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ABSTRACT: The metabolic syndrome is a cluster of metabolic disorders characterized by insulin resistance and hyperinsulinaemia, and its presence can increase the risk of cardiovascular disease significantly. The metabolic syndrome is associated with increased circulating androgen levels in women, which may originate from the ovaries and adrenal glands. Adipocytes are also able to synthesise steroid hormones, and this output has been hypothesised to increase with elevated insulin plasma concentrations. However, the contribution of the adipocytes to the circulating androgen levels in women with metabolic syndrome is limited and the effects of insulin are not fully understood. The aim of this study was to investigate the presence of steroid precursors and synthetic enzymes in human adipocyte biopsies as markers of possible adipocyte androgen synthesis. We examined pre and mature adipocytes taken from tissue biopsies of abdominal subcutaneous adipose tissue of participating women from the Department of Obstetrics and Gynaecology, of the Royal Derby Hospital. The results showed the potential for localised adipocyte androgen synthesis through the presence of the androgen precursor progesterone, as well as the steroid-converting enzyme 17α-hydroxylase. Furthermore, we found the controlled secretion of androstenedione in vitro and that insulin treatment caused levels to increase. Continued examination of a localised source of androgen production is therefore of clinical relevance due to its influence on adipocyte metabolism, its negative impact on female steroidogenic homeostasis, and the possible aggravation this may have when associated to obesity and obesity related metabolic abnormalities such as hyperinsulinaemia.01/2014; 1:254–263. DOI:10.1016/j.ymgmr.2014.05.002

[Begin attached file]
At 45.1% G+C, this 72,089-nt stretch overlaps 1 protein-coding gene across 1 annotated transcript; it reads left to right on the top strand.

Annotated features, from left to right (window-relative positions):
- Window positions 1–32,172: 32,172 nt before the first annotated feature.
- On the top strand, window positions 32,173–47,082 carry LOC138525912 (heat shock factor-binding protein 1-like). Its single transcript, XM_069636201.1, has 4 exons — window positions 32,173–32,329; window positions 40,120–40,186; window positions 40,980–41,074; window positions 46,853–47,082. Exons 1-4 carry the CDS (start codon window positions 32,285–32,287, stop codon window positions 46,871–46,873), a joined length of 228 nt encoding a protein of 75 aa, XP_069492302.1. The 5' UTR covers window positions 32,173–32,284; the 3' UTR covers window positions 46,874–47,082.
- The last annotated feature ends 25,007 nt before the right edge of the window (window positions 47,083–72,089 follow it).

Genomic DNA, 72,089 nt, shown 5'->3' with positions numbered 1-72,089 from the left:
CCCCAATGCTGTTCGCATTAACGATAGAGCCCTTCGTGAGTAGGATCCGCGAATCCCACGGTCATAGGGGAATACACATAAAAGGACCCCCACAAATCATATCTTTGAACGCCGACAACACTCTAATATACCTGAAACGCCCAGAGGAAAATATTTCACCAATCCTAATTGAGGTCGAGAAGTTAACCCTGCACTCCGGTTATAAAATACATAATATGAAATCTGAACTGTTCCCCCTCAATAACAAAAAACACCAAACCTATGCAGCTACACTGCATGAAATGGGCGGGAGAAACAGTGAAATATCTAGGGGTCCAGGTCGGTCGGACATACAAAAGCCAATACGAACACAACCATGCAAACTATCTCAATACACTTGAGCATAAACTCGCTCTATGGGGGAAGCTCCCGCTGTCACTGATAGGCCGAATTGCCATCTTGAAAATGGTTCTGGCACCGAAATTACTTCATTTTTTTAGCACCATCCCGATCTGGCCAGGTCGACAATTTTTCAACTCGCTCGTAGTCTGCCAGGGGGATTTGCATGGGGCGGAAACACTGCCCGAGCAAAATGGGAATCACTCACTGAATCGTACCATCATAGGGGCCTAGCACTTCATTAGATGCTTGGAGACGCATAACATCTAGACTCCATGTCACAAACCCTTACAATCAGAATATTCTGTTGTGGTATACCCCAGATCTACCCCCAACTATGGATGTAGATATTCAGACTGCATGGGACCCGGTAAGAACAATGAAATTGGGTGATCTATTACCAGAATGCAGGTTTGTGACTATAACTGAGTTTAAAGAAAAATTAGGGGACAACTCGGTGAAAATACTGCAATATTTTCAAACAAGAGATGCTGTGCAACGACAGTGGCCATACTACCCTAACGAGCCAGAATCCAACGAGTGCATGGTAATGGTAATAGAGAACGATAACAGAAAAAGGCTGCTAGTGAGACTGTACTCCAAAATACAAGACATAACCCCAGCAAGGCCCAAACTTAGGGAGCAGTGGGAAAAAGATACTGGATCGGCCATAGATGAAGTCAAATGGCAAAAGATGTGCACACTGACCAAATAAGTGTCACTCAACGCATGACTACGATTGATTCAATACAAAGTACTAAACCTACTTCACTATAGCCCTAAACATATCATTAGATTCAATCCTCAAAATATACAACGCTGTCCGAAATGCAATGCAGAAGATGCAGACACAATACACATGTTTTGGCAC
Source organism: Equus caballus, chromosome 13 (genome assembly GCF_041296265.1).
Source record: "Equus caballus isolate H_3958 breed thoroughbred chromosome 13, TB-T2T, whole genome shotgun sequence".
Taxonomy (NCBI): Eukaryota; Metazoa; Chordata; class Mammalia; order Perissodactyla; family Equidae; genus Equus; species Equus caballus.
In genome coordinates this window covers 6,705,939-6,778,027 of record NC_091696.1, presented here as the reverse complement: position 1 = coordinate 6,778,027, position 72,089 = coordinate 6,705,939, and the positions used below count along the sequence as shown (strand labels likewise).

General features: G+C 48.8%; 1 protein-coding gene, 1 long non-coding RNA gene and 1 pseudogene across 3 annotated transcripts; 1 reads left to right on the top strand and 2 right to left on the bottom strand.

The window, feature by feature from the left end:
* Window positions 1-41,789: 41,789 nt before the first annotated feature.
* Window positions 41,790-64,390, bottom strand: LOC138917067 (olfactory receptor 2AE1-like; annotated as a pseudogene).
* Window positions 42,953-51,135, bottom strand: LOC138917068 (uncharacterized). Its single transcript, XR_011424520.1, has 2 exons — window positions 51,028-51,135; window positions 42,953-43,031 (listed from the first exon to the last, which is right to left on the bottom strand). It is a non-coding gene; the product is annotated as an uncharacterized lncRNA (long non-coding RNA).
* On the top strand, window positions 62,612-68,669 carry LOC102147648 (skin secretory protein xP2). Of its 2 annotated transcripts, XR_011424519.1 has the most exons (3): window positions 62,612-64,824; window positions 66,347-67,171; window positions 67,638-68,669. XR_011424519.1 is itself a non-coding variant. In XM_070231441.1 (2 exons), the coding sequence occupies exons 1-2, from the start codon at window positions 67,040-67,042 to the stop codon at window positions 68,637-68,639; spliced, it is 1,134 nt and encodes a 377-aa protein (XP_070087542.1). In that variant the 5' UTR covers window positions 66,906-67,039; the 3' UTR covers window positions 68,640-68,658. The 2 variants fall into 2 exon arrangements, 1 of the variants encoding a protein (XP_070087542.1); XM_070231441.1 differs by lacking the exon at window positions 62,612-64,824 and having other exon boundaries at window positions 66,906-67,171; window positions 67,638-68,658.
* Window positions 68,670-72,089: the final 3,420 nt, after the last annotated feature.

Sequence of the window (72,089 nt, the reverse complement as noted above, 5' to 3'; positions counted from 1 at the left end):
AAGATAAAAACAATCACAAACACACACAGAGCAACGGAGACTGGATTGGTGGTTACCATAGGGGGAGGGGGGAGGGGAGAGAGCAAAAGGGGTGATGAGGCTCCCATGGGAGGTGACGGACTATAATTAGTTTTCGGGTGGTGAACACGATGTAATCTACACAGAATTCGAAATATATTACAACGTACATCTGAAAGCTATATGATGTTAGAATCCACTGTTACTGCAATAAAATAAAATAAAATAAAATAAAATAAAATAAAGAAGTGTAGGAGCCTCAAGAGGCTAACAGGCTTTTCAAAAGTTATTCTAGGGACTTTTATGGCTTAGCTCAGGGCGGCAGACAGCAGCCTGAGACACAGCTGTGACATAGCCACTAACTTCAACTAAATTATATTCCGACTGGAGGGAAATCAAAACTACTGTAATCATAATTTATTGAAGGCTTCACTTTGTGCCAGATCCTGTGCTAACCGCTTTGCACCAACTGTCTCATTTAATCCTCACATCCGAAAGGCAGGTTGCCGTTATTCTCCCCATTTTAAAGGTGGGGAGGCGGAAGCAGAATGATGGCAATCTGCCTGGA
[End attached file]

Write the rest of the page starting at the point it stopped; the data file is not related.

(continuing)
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ABSTRACT: Dihydrotestosterone (DHT) originates via irreversible reduction of testosterone by catalytic activity of 5alpha-reductase enzyme and it is demonstratively the most effective androgen. Androgens influence adipose tissue in men either directly by stimulation of the androgen receptor or indirectly, after aromatization, by acting at the estrogen receptor. DHT as a non-aromatizable androgen could be responsible for a male type fat distribution. The theory of non-aromatizable androgens as a potential cause of a male type obesity development has been studied intensively. However, physiological levels of DHT inhibit growth of mature adipocytes. In animal models, substitution of DHT in males after gonadectomy has a positive effect on body composition as a testosterone therapy. Thus, DHT within physiological range positively influences body composition. However, there are pathological conditions with an abundance of DHT, e.g. androgenic alopecia and benign prostatic hyperplasia. These diseases are considered as risk factors for development of metabolic syndrome or atherosclerosis. In obese people, DHT metabolism in adipose tissue is altered. Local abundance of non-aromatizable androgen has a negative effect on adipose tissue and it could be involved in pathogenesis of metabolic and cardiovascular diseases. Increased DHT levels, compared to physiological levels, have negative effect on development of cardiovascular diseases. Difference between the effect of physiological and increased level brings about certain paradox.Physiological research / Academia Scientiarum Bohemoslovaca 11/2010; 60(2):253-61. · 1.49 Impact Factor